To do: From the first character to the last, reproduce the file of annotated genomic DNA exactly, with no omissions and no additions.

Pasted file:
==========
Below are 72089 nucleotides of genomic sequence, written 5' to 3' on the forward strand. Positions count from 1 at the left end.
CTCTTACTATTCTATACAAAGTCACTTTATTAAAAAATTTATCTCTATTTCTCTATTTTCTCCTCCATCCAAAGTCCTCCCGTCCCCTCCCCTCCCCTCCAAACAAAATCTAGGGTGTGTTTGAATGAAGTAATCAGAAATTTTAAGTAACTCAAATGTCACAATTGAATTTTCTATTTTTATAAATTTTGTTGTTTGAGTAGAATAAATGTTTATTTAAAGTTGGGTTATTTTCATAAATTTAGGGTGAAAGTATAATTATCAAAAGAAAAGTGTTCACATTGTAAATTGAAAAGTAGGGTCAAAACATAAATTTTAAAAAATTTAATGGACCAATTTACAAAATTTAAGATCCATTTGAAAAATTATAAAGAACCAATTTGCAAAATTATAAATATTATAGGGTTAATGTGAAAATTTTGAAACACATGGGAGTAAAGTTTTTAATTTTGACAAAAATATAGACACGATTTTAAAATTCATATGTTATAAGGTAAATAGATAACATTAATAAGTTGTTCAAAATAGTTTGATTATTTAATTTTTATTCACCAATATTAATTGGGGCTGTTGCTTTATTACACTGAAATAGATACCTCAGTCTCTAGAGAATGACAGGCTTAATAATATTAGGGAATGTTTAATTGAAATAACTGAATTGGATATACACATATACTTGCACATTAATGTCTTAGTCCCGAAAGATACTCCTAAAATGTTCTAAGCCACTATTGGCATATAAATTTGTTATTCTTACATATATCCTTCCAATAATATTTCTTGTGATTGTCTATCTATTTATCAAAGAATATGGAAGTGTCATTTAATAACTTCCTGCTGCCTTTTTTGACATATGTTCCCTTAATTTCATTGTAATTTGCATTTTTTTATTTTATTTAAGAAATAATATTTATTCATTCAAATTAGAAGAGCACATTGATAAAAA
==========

Below are 72089 nucleotides of genomic sequence, written 5' to 3' on the forward strand. Positions count from 1 at the left end.
CTCTTACTATTCTATACAAAGTCACTTTATTAAAAAATTTATCTCTATTTCTCTATTTTCTCCTCCATCCAAAGTCCTCCCGTCCCCTCCCCTCCCCTCCAAACAAAATCTAGGGTGTGTTTGAATGAAGTAATCAGAAATTTTAAGTAACTCAAATGTCACAATTGAATTTTCTATTTTTATAAATTTTGTTGTTTGAGTAGAATAAATGTTTATTTAAAGTTGGGTTATTTTCATAAATTTAGGGTGAAAGTATAATTATCAAAAGAAAAGTGTTCACATTGTAAATTGAAAAGTAGGGTCAAAACATAAATTTTAAAAAATTTAATGGACCAATTTACAAAATTTAAGATCCATTTGAAAAATTATAAAGAACCAATTTGCAAAATTATAAATATTATAGGGTTAATGTGAAAATTTTGAAACACATGGGAGTAAAGTTTTTAATTTTGACAAAAATATAGACACGATTTTAAAATTCATATGTTATAAGGTAAATAGATAACATTAATAAGTTGTTCAAAATAGTTTGATTATTTAATTTTTATTCACCAATATTAATTGGGGCTGTTGCTTTATTACACTGAAATAGATACCTCAGTCTCTAGAGAATGACAGGCTTAATAATATTAGGGAATGTTTAATTGAAATAACTGAATTGGATATACACATATACTTGCACATTAATGTCTTAGTCCCGAAAGATACTCCTAAAATGTTCTAAGCCACTATTGGCATATAAATTTGTTATTCTTACATATATCCTTCCAATAATATTTCTTGTGATTGTCTATCTATTTATCAAAGAATATGGAAGTGTCATTTAATAACTTCCTGCTGCCTTTTTTGACATATGTTCCCTTAATTTCATTGTAATTTGCATTTTTTTATTTTATTTAAGAAATAATATTTATTCATTCAAATTAGAAGAGCACATTGATAAAAA